Friendship and the Expectation of Support (Part II)

Yesterday, I shared how disappointed I was when close friends didn’t ask me how an important event went.* As I mentioned, I processed my feelings for several days. Meaning, I talked to Dwight about it, until every angle was exhausted; I removed myself from speaking words to anyone outside of my husband and daughters so that others’ thoughts didn’t influence my intuition; I lit some sage incense and meditated for fifteen consecutive days; and I journaled about the answers that came to me.

During meditation, I heard a very distinct message: Do not be concerned with affairs of the ego.

My understanding of “ego” comes from Eckhart Tolle’s A New Earth (2005). Loosely summarized, he says that it’s the I, which we all develop, but which none of us really is. Tolle calls it “a misperception of who you are, an illusory sense of identity” (p. 27).

Our egos are stories that we’ve told ourselves about ourselves. This can range from the type of mother you think you are to the type of co-worker you appear to be, good, bad, or otherwise.

I was steeped in my identities.

I am an author.

I am a writer.

I am friend.

I was swimming in my stories.

I am an indie author, who doesn’t have major names behind me offering marketing, etc. I need a different type of support. I’m a writer, whose main purpose is to raise consciousness by sharing my authentic self. Is this noticed? I’m a good friend, and if I’m a good friend to others, well then, they will be an equally good friend to me.

I’d gotten lost in my ego.


Yesterday, I also said that my close friends were in their ‘life’s bubble’, but quite honestly, so was I. I was in my oh my god, I can’t believe we’re having another reading in a different city, like a book tour bubble. My look at me being a different type of indie author bubble. I was also in my people cried and began to think about their circumstances in a different way bubble. Is this what raising consciousness looks like? And in my good friends ask each other about important events bubble of judgment.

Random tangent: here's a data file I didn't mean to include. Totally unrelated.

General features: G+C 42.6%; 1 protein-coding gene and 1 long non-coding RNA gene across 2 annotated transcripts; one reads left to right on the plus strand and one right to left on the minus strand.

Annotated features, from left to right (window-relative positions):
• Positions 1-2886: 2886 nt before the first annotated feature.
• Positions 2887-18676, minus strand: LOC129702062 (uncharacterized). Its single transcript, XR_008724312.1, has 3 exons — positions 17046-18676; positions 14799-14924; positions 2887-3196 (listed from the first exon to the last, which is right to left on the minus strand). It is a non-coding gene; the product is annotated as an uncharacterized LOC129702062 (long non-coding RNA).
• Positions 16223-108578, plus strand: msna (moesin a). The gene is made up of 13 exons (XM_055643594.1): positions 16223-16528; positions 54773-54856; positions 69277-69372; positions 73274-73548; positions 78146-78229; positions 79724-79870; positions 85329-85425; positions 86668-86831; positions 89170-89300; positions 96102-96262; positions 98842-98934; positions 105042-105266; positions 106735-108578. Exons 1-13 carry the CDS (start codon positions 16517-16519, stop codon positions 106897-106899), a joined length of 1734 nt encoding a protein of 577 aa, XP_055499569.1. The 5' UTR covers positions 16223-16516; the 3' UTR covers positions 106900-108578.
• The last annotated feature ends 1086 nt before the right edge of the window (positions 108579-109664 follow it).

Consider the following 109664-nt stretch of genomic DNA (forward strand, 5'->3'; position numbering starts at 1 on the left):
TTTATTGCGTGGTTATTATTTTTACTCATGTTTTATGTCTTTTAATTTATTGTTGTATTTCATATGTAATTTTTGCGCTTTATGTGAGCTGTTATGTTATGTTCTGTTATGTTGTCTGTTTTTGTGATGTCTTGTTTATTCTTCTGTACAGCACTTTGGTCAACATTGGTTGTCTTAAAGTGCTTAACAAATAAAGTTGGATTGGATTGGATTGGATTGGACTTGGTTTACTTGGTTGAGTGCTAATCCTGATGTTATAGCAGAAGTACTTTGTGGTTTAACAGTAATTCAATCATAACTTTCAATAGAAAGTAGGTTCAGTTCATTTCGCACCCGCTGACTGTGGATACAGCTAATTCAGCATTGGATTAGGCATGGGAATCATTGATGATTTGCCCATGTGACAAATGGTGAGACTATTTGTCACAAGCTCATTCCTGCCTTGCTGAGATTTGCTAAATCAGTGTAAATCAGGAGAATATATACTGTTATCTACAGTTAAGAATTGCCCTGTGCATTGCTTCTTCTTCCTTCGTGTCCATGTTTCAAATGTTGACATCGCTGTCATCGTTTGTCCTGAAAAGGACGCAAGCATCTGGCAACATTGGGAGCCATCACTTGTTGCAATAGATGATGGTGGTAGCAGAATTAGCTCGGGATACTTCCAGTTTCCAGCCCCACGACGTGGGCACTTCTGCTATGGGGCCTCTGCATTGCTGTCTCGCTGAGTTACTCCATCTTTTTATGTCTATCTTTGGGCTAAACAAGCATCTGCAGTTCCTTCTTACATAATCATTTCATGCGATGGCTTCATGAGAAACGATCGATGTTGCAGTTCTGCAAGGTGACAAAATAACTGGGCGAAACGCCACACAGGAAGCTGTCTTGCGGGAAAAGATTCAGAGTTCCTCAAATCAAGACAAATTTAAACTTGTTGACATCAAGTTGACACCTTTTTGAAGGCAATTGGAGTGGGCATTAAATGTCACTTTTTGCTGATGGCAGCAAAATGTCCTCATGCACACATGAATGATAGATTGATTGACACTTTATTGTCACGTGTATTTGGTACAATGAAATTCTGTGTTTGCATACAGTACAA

You might be wondering what I’ve done as a result of these revelations. I’ve returned to two things I’ve been working on the past five years: having no expectations and not judging others. Neither is an easy task, but I do want to clarify.

Having no expectations doesn’t mean not having standards for people. In this scenario, it simply means I shouldn’t have expected my friends to call or not call. Subsequently, if someone did ask me how everything went, then that’s fine; if not, then that’s okay too. Also, for me, not judging means not passing judgment on my friends’ actions. If a person doesn’t reach out and show interest, it doesn’t mean that they’re a “bad” friend; likewise, if a person does ask for an update, it doesn’t mean they’re a “good” friend.